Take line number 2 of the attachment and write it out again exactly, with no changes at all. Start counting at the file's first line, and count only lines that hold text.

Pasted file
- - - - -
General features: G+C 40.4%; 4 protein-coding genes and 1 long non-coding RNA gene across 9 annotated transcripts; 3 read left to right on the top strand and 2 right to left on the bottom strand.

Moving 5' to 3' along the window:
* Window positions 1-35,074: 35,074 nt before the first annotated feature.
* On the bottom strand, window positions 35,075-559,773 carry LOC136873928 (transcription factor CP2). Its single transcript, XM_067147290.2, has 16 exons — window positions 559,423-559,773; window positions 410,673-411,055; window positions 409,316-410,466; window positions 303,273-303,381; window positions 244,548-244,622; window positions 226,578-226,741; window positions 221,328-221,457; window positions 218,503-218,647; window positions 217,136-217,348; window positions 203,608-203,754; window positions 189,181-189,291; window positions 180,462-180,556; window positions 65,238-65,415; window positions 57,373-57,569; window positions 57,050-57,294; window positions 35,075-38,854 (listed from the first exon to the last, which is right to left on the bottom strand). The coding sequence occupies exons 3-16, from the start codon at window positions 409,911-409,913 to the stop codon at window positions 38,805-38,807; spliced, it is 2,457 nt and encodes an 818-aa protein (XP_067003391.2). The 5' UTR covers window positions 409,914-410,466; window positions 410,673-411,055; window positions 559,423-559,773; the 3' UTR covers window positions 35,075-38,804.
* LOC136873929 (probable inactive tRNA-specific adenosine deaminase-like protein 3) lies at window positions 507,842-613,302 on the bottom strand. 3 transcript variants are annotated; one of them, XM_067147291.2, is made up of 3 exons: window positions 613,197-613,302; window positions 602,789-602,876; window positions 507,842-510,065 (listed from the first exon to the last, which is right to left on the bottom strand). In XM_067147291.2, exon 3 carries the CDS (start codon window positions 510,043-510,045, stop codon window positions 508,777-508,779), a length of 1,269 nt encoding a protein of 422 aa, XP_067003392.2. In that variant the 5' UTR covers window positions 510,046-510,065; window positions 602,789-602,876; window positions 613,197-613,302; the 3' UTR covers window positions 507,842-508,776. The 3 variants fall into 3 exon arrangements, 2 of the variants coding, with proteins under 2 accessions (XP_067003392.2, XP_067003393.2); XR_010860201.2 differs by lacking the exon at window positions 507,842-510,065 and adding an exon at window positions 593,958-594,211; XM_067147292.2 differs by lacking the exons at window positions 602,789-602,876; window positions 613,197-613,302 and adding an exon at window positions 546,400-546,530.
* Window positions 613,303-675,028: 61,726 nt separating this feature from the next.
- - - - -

Moving 5' to 3' along the window: